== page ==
Breast Cancer is a disease in which malignant (cancer) cells are detected in the tissues of the breast. These cells usually arise from the ducts or the lobules in the breast. These cancer cells can then spread within the tissue or organ and to other parts of the body.
How Common is Breast Cancer?
Breast cancer is the most commonly occurring cancer in women and the second most common cancer overall. The highest incidence is in the 55 – 59 years age group. The risk of breast cancer increases with age. The good news is that more women are surviving the disease as a result of earlier detection and improved treatment.
What Causes It?
The triggering factors of this cancer are unknown. It could be attributed to a family history of breast cancer, early menarche or other possible risk factors. As it is difficult to ascertain, any one of us can be at risk, especially when we are aged 40 and above. While the factors are unknown, it is most treatable with early detection through regular breast checks.
What are The Warning Signs of Breast Cancer?
|Warning Signs of Breast Cancer|
What are The Guidelines on Breast Screening?
39 years and below
40 to 49 years
50 years and above
- Clinical Examination: Especially if a lump, nipple discharge or an unusual breast change is detected.
- Mammogram: This may detect changes such as abnormal densities or calcium deposits.
- Ultrasound Scan: This is used to target a specific area of concern found on the mammogram or may be used to detect abnormalities that are not well seen on the mammogram. An ultrasound scan can distinguish between a solid mass, which may be a cancer, and a fluid-filled cyst, which is usually not cancer.
- Magnetic Resonance Imaging (MRI): In some cases, patients go for a MRI scan to better screen or examine suspicious areas. This is particularly useful for younger women because younger women have an increased breast tissue density and conventional imaging tests such as mammogram or ultrasound are less sensitive and specific for detecting breast cancer.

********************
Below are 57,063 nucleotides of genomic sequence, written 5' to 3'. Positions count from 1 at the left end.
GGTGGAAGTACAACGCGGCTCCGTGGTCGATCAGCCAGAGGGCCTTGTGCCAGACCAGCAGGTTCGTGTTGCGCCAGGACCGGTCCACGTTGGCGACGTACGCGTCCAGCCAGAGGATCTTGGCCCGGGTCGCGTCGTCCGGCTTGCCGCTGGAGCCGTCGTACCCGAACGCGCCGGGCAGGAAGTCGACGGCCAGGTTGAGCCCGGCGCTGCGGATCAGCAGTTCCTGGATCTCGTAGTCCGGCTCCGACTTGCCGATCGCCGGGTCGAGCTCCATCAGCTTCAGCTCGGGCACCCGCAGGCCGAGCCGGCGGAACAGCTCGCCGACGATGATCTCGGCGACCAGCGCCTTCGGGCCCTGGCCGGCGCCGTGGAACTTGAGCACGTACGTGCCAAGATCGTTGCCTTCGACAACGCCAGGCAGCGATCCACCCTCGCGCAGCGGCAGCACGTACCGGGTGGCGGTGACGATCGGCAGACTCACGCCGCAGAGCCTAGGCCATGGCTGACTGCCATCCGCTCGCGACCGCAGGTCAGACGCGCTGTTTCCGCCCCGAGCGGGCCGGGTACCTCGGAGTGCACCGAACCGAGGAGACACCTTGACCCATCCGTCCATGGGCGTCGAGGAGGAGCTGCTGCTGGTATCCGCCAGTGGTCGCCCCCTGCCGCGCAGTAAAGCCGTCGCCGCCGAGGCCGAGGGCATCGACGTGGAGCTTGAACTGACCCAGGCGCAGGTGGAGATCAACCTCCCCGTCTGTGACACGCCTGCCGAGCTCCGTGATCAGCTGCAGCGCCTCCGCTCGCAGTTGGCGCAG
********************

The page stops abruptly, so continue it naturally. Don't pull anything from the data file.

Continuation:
What Is Biopsy?
To confirm breast cancer, a biopsy will have to be performed in which cells or a piece of tissue is removed for examination under a microscope.
Common biopsy techniques:
- Fine Needle Aspiration (FNA)
- Core Needle or Tru-cut Biopsy
- Excision Biopsy
How is Breast Cancer Assessed?
Stages / Extent of Spread
|Stages||Extent of Spread||Average 5-Year Survival Rate (%)|
|0||Non invasive cancer||99|
|I|| Small invasive cancer
(less than 2cm without spreading to the axillary lymph nodes)
|II|| Invasive cancer
(between 2-5cm or/with lymph nodes invasion)
|III|| Large invasive cancer
(more than 5cm with skin invasion or spread to multiple lymph nodes)
|IV||Widespread or metastatic cancer||20|
In general, the larger the size of tumour the greater the chance of breast cancer reoccurring.
Histologic Grade: This refers to how much the tumour cells resemble normal cells when viewed under the microscope; the grading scale is 1 to 3. Grade 3 tumours contain rapidly growing cancer cells. The higher the histologic grade, the greater the chance of breast cancer relapsing.
The number of lymph nodes that is in the armpit, on the same side of the affected breast, is an important indicator. A higher number of positive nodes is associated with a worse outcome and warrants more aggressive treatments.
About two-thirds of all breast cancers contain significant levels of estrogen and/or progesterone receptors. They are referred to as estrogen receptor positive (ER+) tumours. ER-positive tumours tend to grow less aggressively and may respond favorably to treatment with hormones.